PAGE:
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TorahAnytimes Newsletter Ki Tavo

Parshat Ki Tavo

Compiled and Edited by Elan Perchik


"The TorahAnyTimes" Newsletter

Parashat Ki Tavo                                                                        Print Version
21 Elul, 5782 | September 17, 2022

Compiled and Edited by Elan Perchik

Rabbi Yaakov Asher Sinclair

The Last Circumcised King

King Charles III and I don’t have a lot in common. And even though as a child, I remember strongly identifying with him, I realized pretty soon that the silver spoon in his mouth was considerably more silvery than mine. We do have one similarity, though. We're both circumcised. King Charles and before him, the sons of George V –  Edward VIII, the Duke of Windsor; George VI; Henry, Duke of Gloucester; George, Duke of Kent; and Prince John were all circumcised.

Now, legend has it that Queen Victoria believed that she was descended from King David and thus commanded her family to be circumcised. Now, whether this is true or not, in December 1948, Rabbi Dr. Joseph Snowman was invited to Buckingham Palace to circumcise Prince Charles. In fact, circumcision was widely performed on British middle and upper class male infants from the 1890s through the 1940s.

Things have changed a bit since then.

In 2010, activists against infant circumcision began an initiative to put a measure on San Francisco's November 2011 ballot that would ban all non-medically necessary circumcisions of minors. The group also published a rabidly anti-Semitic comic about a “superhero who battles circumcisions.”

Hermann Rauschning in his book Gespräch mit Hitler, published in English as “Hitler Speaks,” writes that Hitler said to him, “Conscience is a Jewish invention. Like circumcision, it mutilates man.” It's interesting that Hitler linked conscience with circumcision. Conscience requires us to think about the consequences of our actions, to focus on the future and not the present. The body's interest is only the present. The place of the circumcision, brit milah, is the place from which our future flows.

The Hebrew name for the womb is rechem. You can rearrange the letters of rechem to read machar, which means tomorrow. The word in Hebrew for circumcision is Brit Mila. But it also means a covenant. Avraham Avinu made a brit, a covenant, with God. And in this covenant, Avraham dedicated everything he would ever be to his future, his progeny, and their progeny, throughout all the generations to God. And God, so to speak, dedicated His future, everything that He would ever be in this world, to come about through Avraham. Avraham Avinu and his children, the Jewish people.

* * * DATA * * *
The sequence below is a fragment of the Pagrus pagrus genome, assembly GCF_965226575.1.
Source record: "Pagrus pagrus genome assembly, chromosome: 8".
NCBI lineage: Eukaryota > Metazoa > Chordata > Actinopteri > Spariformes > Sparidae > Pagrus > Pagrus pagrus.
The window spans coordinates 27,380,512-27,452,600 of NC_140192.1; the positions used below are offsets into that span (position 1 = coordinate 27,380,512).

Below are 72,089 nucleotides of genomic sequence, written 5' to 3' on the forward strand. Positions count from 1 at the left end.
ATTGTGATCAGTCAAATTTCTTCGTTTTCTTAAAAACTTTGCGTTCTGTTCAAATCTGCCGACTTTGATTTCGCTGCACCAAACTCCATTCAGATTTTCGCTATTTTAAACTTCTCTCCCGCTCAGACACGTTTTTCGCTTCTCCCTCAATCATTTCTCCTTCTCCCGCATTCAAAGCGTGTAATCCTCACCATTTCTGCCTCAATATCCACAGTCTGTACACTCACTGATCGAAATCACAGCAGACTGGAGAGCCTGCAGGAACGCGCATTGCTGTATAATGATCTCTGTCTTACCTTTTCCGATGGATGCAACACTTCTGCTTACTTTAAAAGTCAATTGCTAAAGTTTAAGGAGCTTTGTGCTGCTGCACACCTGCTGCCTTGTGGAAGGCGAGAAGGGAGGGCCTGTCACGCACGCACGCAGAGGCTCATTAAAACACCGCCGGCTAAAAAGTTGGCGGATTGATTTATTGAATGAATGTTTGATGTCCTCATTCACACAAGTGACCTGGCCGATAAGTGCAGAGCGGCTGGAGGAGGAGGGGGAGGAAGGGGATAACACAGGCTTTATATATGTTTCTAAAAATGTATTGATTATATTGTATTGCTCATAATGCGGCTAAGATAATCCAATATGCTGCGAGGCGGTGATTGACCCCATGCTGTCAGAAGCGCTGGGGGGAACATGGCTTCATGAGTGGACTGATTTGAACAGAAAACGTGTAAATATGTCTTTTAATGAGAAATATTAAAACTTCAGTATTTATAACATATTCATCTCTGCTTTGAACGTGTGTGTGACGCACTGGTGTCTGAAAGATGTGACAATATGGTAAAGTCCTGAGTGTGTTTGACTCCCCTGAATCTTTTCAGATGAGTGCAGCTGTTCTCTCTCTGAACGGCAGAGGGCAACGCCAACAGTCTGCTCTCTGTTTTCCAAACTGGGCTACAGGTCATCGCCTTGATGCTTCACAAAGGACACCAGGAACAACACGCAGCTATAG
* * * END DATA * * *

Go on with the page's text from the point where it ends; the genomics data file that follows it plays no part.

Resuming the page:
Rabbi Zecharia Wallerstein zt”l
The End of the Story

Many years ago, well before I opened the Ranch at Bethel, a girl by the name of Rachel called me one Thursday morning and mentioned that she was working at a center with kids using equestrian therapy. She loved the kids and loved the work with horses, but also knew that the environment was not one suitable for a Jewish girl. She was torn as what to do.

As soon as she started detailing what exactly was going on, it became crystal clear that she needed to get out right away. It was a toxic and dangerous environment. But it was hard for Rachel to pull away, especially after she held a contract with the agency and felt a deep sense of responsibility to the kids and staff. She’d need to give them notice and enough time to hire someone else. But I wasn’t sure she’d make it that far and remain true to her Jewish identity and mental and emotional health. There are certain times where a clean break is necessary and time is of the essence. This was one of those.

After sensitive deliberation, she made up her mind. She’d leave. It wasn’t by any means an easy decision for her, but it was the right one, and she knew that. She would text her boss that she wouldn’t be continuing to work, not even for one more day, and that was it.

But that didn’t away from the strain and turmoil it caused Rachel.

“This is so hard!” she confided at one point, between her heaving sobs. I knew it to be true. It absolutely was. “You know what Rachel?” I said, giving voice to the bind she found herself in. “What about catching a plane Saturday night and heading to Israel for two weeks? There, you’ll have a complete change of environment and your boss won’t be able to reach you and attempt to convince you to come back.” “Really? Go to Israel?” Rachel was unnerved by this whole situation. Everything was happening so fast and it all seemed so unpredictable.